Do You Have What It Takes for a Career in Teaching? Part 3
Spotlight: Kindergarten, Elementary, and Middle School Teachers
Communication skills. Teachers must collaborate with teacher assistants and special education teachers. In addition, they need to discuss students’ needs with parents and administrators.
Creativity. Kindergarten and elementary school teachers must plan lessons that engage young students, adapting the lessons to every student’s learning style.
Instructional skills. Kindergarten and elementary school teachers need to be able to explain difficult concepts in terms that young students can understand. In addition, they must be able to get students engaged in learning and adapt their lessons to each student’s needs.
Patience. Working with students of different abilities and backgrounds can be difficult. Kindergarten and elementary school teachers must be patient when students struggle with material.3
- Plan lessons that teach students subjects, such as reading and math, and skills, such as study skills and social skills
- Assess students to evaluate their abilities, strengths, and weaknesses
- Teach students in an entire class or in small groups
- Grade student assignments to monitor progress
- Communicate with parents about child’s progress
- Work with individual students to challenge them and overcome their weaknesses
- Prepare students for standardized tests required by the state
- Develop and enforce classroom rules
- Supervise children outside of the classroom—for example, at lunchtime or during recess4
All states require public kindergarten and elementary school teachers to have at least a Bachelor’s in Elementary Education. Some states also require kindergarten, elementary, and middle school teachers to major in a content area, such asor . Those who major in a content area typically enroll in their university’s teacher preparation program and take classes in education and child .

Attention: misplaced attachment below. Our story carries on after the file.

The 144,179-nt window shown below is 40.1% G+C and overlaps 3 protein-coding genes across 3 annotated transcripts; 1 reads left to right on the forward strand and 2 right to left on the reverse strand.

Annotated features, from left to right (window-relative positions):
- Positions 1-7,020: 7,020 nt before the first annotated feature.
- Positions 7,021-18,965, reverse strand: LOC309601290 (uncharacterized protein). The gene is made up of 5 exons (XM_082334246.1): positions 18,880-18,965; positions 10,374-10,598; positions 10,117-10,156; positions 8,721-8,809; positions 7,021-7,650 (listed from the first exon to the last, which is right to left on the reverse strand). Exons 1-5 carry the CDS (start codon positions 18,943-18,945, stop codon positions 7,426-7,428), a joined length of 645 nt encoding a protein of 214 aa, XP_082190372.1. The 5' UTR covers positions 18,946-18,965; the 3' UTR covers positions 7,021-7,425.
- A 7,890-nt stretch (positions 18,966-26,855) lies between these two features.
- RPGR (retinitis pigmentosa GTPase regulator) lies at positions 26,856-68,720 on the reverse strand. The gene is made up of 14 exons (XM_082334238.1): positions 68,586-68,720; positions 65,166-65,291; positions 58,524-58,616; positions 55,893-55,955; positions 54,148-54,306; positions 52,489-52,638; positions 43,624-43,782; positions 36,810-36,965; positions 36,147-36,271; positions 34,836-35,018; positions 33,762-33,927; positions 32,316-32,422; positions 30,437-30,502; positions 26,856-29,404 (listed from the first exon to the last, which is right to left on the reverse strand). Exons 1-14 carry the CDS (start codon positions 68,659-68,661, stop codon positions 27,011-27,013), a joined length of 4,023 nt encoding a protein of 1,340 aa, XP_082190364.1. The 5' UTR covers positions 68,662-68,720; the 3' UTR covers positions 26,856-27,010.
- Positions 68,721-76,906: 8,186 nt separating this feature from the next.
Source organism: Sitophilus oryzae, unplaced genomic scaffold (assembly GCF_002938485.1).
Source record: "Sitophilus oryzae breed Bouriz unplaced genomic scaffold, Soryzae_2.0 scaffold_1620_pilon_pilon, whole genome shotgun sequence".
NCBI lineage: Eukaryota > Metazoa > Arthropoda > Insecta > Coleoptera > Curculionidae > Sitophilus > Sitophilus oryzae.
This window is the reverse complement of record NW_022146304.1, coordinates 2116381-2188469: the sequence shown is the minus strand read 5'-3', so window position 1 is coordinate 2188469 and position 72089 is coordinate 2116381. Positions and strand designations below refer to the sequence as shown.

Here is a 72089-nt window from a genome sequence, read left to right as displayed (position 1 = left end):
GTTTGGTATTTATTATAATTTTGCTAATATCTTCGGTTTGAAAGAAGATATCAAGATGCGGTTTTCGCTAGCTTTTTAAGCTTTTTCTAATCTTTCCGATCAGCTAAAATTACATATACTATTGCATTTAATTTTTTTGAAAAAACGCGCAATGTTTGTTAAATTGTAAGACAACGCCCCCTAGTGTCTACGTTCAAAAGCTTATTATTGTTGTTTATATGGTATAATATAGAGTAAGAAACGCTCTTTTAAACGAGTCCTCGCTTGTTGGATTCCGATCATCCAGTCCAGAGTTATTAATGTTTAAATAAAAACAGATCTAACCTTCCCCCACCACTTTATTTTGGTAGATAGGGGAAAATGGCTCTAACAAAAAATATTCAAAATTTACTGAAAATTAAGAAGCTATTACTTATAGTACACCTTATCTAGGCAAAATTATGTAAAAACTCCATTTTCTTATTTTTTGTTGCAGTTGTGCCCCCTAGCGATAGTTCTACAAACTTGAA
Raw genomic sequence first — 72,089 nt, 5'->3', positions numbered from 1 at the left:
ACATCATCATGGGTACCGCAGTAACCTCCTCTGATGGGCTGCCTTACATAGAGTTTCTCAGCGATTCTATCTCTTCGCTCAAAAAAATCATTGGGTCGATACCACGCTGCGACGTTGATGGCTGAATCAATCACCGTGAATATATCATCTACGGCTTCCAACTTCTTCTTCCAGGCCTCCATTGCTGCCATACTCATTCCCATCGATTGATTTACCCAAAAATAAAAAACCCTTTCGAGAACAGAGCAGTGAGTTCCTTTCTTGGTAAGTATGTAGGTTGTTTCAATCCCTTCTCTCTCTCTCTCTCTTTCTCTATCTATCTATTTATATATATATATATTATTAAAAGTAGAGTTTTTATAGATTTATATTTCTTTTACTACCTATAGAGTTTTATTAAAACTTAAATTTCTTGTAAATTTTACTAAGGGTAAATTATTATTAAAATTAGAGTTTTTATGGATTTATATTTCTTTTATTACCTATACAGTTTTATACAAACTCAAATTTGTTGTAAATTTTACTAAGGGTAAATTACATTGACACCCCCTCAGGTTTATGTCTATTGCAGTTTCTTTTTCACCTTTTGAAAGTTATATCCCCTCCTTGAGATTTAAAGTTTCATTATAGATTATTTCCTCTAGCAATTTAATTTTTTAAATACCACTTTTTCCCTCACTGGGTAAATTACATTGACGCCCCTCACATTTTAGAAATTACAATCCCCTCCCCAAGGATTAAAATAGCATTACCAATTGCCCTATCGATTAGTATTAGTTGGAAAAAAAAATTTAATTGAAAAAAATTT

Online teacher preparation programs are becoming an increasingly popular option forto become a teacher. This includes those who want to earn a Bachelor’s or Master’s in Education as well as those who are looking to become certified by completing a teacher preparation program and adding onto their existing degrees.
Some states require kindergarten and elementary school teachers to earn a master’s degree after receiving their teaching certification. Many teachers augment their existing bachelor’s degree by pursuing their Master’s in Education online while continuing to work.
Teachers in private schools do not need to meet state requirements. However, private schools typically seek kindergarten and elementary school teachers who have a.
All states require teachers in public schools to be licensed (certified).5
Kindergarten and elementary school teachers are typically certified to teach early childhood grades – preschool through third grade, or elementary school grades – first through sixth grades or first through eighth grades.
Certification of middle school teachers varies considerably from state to state. In some states, they are certified to teach elementary school grades, which are typically first through 6th grades or first through 8th grades. In other states, they are certified to teach middle school grades, which include 6th through 8th grades. Still other states provide middle school teachers with a secondary school or high school certification, which often includes 7th through 12th grades.6
3 Bureau of Labor Statistics, How to Become a Kindergarten or Elementary School Teacher, 2012, p.1
4 Bureau of Labor Statistics, What Kindergarten and Elementary School Teachers Do, 2012, p.1
5 Bureau of Labor Statistics, How to Become a Kindergarten or Elementary School Teacher, 2012, p.1
6 Bureau of Labor Statistics, How to Become a Middle School Teacher, 2012, p.1